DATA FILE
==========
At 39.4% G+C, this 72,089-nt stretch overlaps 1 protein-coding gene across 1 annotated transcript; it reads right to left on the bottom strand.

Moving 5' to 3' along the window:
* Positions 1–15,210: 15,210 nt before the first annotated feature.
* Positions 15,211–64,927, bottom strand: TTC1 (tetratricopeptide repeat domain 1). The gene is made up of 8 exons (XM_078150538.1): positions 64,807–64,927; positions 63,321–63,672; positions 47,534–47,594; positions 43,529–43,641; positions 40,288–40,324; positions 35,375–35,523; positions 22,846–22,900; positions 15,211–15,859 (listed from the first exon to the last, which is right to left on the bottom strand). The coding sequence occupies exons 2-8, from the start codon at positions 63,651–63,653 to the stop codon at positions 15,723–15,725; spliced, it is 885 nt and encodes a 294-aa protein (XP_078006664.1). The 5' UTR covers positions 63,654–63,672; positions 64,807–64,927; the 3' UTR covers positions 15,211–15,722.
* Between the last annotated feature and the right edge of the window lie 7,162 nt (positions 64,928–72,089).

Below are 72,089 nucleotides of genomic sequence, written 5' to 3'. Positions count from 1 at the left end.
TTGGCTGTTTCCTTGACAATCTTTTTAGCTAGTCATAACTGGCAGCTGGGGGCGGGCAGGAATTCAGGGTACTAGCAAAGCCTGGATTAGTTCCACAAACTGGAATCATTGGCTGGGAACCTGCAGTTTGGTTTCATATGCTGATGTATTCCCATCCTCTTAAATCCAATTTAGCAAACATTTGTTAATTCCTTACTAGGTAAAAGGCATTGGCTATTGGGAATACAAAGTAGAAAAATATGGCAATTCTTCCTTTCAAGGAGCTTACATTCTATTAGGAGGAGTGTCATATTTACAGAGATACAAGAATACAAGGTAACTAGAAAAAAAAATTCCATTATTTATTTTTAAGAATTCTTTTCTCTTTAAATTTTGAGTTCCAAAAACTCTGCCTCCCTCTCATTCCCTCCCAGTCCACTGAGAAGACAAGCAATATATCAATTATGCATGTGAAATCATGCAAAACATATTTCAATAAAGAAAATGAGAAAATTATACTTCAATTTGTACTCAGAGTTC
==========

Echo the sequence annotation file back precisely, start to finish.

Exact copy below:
At 39.4% G+C, this 72,089-nt stretch overlaps 1 protein-coding gene across 1 annotated transcript; it reads right to left on the bottom strand.

Moving 5' to 3' along the window:
* Positions 1–15,210: 15,210 nt before the first annotated feature.
* Positions 15,211–64,927, bottom strand: TTC1 (tetratricopeptide repeat domain 1). The gene is made up of 8 exons (XM_078150538.1): positions 64,807–64,927; positions 63,321–63,672; positions 47,534–47,594; positions 43,529–43,641; positions 40,288–40,324; positions 35,375–35,523; positions 22,846–22,900; positions 15,211–15,859 (listed from the first exon to the last, which is right to left on the bottom strand). The coding sequence occupies exons 2-8, from the start codon at positions 63,651–63,653 to the stop codon at positions 15,723–15,725; spliced, it is 885 nt and encodes a 294-aa protein (XP_078006664.1). The 5' UTR covers positions 63,654–63,672; positions 64,807–64,927; the 3' UTR covers positions 15,211–15,722.
* Between the last annotated feature and the right edge of the window lie 7,162 nt (positions 64,928–72,089).

Below are 72,089 nucleotides of genomic sequence, written 5' to 3'. Positions count from 1 at the left end.
TTGGCTGTTTCCTTGACAATCTTTTTAGCTAGTCATAACTGGCAGCTGGGGGCGGGCAGGAATTCAGGGTACTAGCAAAGCCTGGATTAGTTCCACAAACTGGAATCATTGGCTGGGAACCTGCAGTTTGGTTTCATATGCTGATGTATTCCCATCCTCTTAAATCCAATTTAGCAAACATTTGTTAATTCCTTACTAGGTAAAAGGCATTGGCTATTGGGAATACAAAGTAGAAAAATATGGCAATTCTTCCTTTCAAGGAGCTTACATTCTATTAGGAGGAGTGTCATATTTACAGAGATACAAGAATACAAGGTAACTAGAAAAAAAAATTCCATTATTTATTTTTAAGAATTCTTTTCTCTTTAAATTTTGAGTTCCAAAAACTCTGCCTCCCTCTCATTCCCTCCCAGTCCACTGAGAAGACAAGCAATATATCAATTATGCATGTGAAATCATGCAAAACATATTTCAATAAAGAAAATGAGAAAATTATACTTCAATTTGTACTCAGAGTTC